It is important to hinder or delay propagation of a thermal runaway from one battery cell to adjacent cells, or from one battery module to adjacent battery modules. The cell-to-cell propagation of a thermal runaway in a single cell to adjacent battery cells can be significantly affected by battery pack design, however it may add cost, weight and volume. In a battery system ‘fire walls’, for example, between battery modules can be used to delay/stop propagation. The integration and placement of the battery in the bus can also affect propagation.

The numbers of fires in buses with conventional fuels are a concern in several countries today. Common fire sources are excessive heat igniting fuel or oil leakage, wheel fire, and electrical short circuits in the 24 V system. Several of these potential fire sources will still be present in electrified buses. However, for fully electric buses some significant heat ignition sources will be removed because the hot combustion engine and some of its hot subsystems are not needed. Today there are relatively few electrified buses in operation, although the numbers are increasing. There have been a few fire incidents with electric buses but still the statistics are too limited in order to perform an adequate statistical investigation of the probability of a fire in an electrified bus.

The electrical drive line in electric buses uses relatively high electrical voltage systems, both DC (direct current) and AC (alternating current). The battery system voltage is typically about 600 VDC (voltage direct current). The electrical hazards are well-known and are minimised by the vehicle manufacturers by proper design. The use of an electrical two pole system – the so-called ‘floating ground’1 – significantly increases the electrical safety in an electric bus. In practical use with correct handling by rescue and service personnel, for example, the electrical hazards for the voltage systems are considered to be low.

Buses are generally heavily used and therefore the battery in a fully electric plug-in bus needs to be recharged frequently by pantograph solutions – either from above or by conductive or inductive plate chargers from beneath – and high charge power is needed in order to shorten the charge time. With higher charge currents the risks are increased. This is, however, well-known and adequate technical design solutions are used to handle the high charge currents.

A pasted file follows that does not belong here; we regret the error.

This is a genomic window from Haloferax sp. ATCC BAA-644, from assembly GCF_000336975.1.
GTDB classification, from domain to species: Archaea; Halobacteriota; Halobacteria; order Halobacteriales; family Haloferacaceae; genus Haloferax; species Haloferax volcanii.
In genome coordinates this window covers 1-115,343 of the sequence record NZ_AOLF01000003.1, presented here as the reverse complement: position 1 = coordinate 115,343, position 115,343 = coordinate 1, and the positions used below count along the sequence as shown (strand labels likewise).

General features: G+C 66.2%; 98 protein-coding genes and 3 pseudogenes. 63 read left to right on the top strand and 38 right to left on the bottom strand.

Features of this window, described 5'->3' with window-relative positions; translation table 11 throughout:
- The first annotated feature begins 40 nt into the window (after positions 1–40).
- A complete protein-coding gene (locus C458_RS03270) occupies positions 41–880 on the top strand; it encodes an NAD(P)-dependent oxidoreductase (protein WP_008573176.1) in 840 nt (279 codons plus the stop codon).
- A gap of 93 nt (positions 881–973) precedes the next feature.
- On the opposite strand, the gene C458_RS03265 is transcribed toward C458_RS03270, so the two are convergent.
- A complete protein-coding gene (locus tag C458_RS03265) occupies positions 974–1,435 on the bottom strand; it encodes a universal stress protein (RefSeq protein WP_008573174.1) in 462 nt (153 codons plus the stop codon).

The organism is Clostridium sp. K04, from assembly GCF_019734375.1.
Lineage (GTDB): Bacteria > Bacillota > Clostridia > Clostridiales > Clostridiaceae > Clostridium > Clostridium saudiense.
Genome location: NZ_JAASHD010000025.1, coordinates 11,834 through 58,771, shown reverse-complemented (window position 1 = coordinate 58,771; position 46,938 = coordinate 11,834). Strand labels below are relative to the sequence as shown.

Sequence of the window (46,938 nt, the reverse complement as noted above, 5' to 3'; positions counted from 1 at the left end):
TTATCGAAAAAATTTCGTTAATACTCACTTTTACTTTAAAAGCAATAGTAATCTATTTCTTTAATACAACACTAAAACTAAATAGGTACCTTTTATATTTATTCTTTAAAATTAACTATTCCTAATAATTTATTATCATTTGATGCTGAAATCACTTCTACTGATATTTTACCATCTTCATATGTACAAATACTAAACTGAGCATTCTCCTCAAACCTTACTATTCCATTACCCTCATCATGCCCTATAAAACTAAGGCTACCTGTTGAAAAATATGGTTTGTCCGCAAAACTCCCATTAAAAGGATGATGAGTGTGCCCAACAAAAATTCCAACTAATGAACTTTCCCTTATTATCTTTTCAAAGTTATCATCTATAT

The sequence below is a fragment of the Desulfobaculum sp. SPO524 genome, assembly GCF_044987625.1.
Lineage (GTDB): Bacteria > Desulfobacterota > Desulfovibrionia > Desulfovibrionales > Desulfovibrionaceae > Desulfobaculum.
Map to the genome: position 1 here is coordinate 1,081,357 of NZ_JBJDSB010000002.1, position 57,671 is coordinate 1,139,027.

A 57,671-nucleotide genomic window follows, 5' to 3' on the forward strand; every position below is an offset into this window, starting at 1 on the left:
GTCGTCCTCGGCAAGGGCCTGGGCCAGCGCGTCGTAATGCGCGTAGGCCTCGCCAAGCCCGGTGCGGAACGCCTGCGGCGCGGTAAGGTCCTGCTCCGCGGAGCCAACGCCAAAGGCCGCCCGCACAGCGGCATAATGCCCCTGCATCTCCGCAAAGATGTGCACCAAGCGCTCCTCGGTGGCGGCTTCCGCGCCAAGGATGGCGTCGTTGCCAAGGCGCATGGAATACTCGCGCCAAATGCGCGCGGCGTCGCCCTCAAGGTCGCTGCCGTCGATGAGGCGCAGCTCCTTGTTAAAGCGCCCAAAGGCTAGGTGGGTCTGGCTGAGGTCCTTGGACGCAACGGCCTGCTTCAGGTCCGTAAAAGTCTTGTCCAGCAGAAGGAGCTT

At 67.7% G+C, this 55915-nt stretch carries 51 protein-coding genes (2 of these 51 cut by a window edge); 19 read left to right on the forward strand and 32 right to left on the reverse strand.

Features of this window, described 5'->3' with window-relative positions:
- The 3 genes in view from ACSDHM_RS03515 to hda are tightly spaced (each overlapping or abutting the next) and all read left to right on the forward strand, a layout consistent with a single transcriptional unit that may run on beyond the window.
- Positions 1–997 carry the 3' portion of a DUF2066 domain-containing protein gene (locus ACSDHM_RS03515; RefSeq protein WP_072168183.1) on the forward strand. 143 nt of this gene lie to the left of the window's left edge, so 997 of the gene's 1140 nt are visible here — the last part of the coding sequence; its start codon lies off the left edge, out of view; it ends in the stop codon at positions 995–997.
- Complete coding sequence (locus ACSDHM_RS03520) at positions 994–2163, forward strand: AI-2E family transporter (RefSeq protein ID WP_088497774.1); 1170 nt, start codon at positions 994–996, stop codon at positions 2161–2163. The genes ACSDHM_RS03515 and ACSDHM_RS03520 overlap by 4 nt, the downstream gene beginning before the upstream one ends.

One of the tasks for a BMS is to avoid overcharging cells. However, it can still happen, for example if BMS fails. Figure 3 on page 00 shows a Li-ion cell before and after an overcharge abuse test, where the cell is charged beyond its limits. The overcharge leads, in this case, to a cell venting and releasing gases. Since the cell was in free air it allowed the cell to swell up significantly. Figure 4 on page 00 shows an example of fire due to overcharge.

It is, however, quite seldom that a fire starts and the best way to measure the heat released by cells in a fire is to expose the cells to a fire source, as seen in Figure 5 on page 00 where battery cells are exposed to a propane flame. The tests showed that higher battery electrical charge levels, state of charge (SOC), gives a more rapid heat release rate (HRR) while the total heat release (THR) is roughly the same for all charge levels. Gas emissions were also measured in these tests. The Li-ion cell contains fluorine that can form toxic compounds such as hydrogen fluoride (HF) that can be released3,4. The gas emissions are not yet well studied and may pose a risk. However, so far no accidents concerning gas emissions have occurred, potentially showing the risk to be small. Still, it is a safety strategy for the cells to release gases if the pressure increases in the cell in order to avoid possible explosion of the cell and a predesigned strategy of how to handle any vented gases is prudent in order to prevent emissions being released into the passenger compartment. In some situations the release of toxic gas emissions might still pose a risk; for example when rapid gas is released from several cells at an indoor bus stop, in a tunnel, parking garage or a multi-storey car park. These situations also pose a larger risk if the gases are ignited. However, more research on gas emissions is needed.

Performing experimental abuse tests is expensive and therefore thermal simulation is a useful tool. To this end, a simulation model with predictive capabilities is under development. The simulation tool is validated against experiments where the heat transfer in a pack of five cells exposed to external heating was measured. The simulations are performed in the versatile Finite-Element software Comsol Multiphysics and are now extended to accommodate modelling fire propagation in large modules consisting of a large number of cells, as is common for xEVs. The model is intended as a screening tool to quickly evaluate different propagation delay solutions and, therefore, the internal structure of each cell is not modelled. The layouts of commonly used cells indicate, however, that the thermal properties are highly anisotropic and therefore anisotropic simulations are employed. Obtaining adequate data of the battery cells is crucial for the computational model, but usually not so easy to access. Data from the literature is used in combination with sensitivity studies of the thermal parameters in order to overcome this obstacle. The results from the test and the simulations agree relatively well until the adjacent cell begins to react and, thus, this rather simplified method can be used to predict the propagation of a thermal runaway event with accurate material data input.